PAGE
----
The General Data Protection Regulation is taking direct effect as from 25 May 2018 in
the European Union
(1) Security measures
Proper security of the processing of personal data – and that involves the storage
(location) of that data – entails appropriate technical and organizational measures. To
provide an adequate level of protection the controller needs to implement modern
techniques to ensure digital and physical safety of the stored data. Make sure you have
an access policy when it comes to who within your organisation has access to personal
(2) Beware of Data Leaks
In the Netherlands there is a law called the Data Leaks Reporting Obligations Act.
When a data leak occurs (for instance when a laptop is lost by an employee or when a
system is hacked), the organisation has the duty to report the leak to the Dutch Data
Protection Authority, but only if it leads to serious adverse consequences for the
protection of the personal data. If an organisation fails to report a data leak, it could
lead to fines up to € 820.000.
(3) Storage of data: retention periods and location
The GDPR gives a general norm for data retention periods: no longer than necessary
for the purposes of processing. Be careful when formulating those purposes: you need
to indicate a concrete period of time until (i) the data will be deleted or (ii) that will be
reviewed whether or not the purpose for processing has been fulfilled. Furthermore,
Dutch law can indicate specific retention periods for specific data.
Regarding storage locations: as long as the server park is in the EU, you don’t have to
worry. It gets more complicated if that server park is in the US or Africa. When it comes
to cross-border data transfers, it is only allowed when the third country has an
adequate level of protection equivalent to that of the EU.
(4) Consent of the data subject
When you are processing personal data, you need a legitimate basis that provides the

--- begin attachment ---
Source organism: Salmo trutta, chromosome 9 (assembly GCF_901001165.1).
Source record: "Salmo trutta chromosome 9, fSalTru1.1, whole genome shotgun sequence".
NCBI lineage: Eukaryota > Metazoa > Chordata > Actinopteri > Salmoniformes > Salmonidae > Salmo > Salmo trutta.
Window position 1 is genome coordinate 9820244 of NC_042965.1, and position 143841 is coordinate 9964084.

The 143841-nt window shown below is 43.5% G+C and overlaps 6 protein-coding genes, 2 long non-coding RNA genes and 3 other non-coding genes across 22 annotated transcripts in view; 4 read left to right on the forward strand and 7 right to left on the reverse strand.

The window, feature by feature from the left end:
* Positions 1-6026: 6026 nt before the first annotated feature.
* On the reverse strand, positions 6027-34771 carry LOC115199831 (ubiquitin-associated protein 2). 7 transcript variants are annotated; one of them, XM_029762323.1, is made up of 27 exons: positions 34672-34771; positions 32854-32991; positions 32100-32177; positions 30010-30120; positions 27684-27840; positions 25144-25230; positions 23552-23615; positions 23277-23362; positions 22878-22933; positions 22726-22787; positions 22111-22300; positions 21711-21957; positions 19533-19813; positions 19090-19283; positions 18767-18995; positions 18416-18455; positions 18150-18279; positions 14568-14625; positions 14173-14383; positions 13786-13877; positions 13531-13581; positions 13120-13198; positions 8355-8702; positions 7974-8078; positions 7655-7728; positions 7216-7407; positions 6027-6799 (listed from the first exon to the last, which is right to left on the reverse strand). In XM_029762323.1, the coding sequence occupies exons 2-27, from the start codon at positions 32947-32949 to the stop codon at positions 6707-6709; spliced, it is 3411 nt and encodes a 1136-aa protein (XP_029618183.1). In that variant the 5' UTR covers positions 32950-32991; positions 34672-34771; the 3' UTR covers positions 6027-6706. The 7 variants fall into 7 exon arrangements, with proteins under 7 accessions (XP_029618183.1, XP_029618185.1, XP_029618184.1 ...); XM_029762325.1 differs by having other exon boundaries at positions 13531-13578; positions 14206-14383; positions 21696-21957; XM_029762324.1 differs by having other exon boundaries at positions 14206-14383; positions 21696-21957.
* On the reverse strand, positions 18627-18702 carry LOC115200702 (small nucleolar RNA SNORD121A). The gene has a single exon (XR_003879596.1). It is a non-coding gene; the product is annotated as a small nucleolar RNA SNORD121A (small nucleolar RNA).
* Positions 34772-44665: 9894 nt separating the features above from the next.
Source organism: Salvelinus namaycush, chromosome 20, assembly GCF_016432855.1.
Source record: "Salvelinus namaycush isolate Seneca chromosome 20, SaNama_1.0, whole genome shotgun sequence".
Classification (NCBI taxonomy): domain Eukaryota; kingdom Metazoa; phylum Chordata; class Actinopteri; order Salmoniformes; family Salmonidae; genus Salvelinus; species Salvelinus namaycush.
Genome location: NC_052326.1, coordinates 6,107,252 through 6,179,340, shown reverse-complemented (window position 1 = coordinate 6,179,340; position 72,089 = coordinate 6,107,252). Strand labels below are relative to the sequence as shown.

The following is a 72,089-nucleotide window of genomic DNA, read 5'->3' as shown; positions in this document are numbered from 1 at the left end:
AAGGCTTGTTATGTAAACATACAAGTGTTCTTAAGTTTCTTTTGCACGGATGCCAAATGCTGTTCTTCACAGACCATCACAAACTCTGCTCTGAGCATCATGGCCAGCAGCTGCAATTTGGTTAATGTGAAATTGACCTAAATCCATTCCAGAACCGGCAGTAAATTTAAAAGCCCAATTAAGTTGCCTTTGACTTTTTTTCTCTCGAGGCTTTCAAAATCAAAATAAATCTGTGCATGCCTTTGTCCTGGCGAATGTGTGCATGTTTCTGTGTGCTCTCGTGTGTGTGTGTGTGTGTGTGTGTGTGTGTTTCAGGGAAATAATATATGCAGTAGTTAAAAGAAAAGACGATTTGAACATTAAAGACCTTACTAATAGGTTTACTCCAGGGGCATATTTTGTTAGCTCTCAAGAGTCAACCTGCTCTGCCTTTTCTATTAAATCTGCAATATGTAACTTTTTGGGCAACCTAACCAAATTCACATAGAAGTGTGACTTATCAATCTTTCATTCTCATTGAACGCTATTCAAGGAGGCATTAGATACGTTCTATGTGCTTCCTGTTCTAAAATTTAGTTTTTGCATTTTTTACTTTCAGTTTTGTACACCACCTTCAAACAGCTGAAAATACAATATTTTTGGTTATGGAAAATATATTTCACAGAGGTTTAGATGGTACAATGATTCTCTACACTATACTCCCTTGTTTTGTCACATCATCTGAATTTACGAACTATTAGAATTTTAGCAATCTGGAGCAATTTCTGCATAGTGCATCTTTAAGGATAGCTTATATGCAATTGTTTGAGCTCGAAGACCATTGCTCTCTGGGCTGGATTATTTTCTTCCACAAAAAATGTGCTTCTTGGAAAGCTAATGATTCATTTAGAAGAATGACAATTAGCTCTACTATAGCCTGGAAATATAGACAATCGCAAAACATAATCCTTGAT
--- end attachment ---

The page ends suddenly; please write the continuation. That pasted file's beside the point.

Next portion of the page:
lawfulness of the processing. The first and foremost basis for processing is freely given
consent of the data subject. Your organisation, as controller of the data, needs to make
sure the consent is truly given freely. The request of your organisation for that consent
should be transparent, specified, explicit and in a clear and plain language. If you rely
on consent, review your consent forms and other documentation to ensure you uphold
the standards of the GDPR.
Next to consent, there are other grounds for lawful processing, such as the legitimate
interest of the company itself that outweighs the interest of the data subject, or when
processing is absolutely necessary for the performance of a contract.
(5) Privacy statement: rights of data subjects
the personal data is obliged to provide certain information to the data subject in a
transparent manner, using clear and plain language. This includes for instance the
purposes for processing, the right to lodge a complaint with a supervisory authority, the
period for which the data will be stored, etc. However, it is of the utmost importance to
inform the data subject of their ‘new’ rights under the GDPR. The privacy statement
should therefore include, amongst others: the right to be forgotten, the right to
rectification and the right to data portability of a data subject.
As a controller, you must be vigilant when drafting or adjusting your company’s privacy
statement and any additional documents concerning privacy, bearing in mind the
obligation of your company to fully inform the data subject (think about the obligation
of the controller to disclose the processing to all natural persons whose data could
possibly be involved in the data processing). All of these obligations not only play a big
role in contractual engagements, but also in the field of (in)direct marketing.
The Privacy Desk can assist you with questions about the GDPR and offers practical
solutions. Just click: https://www.ekelmansenmeijer.nl/en/expertise/practice-groups/privacy
Sophie den Held, Privacy Desk - september 2017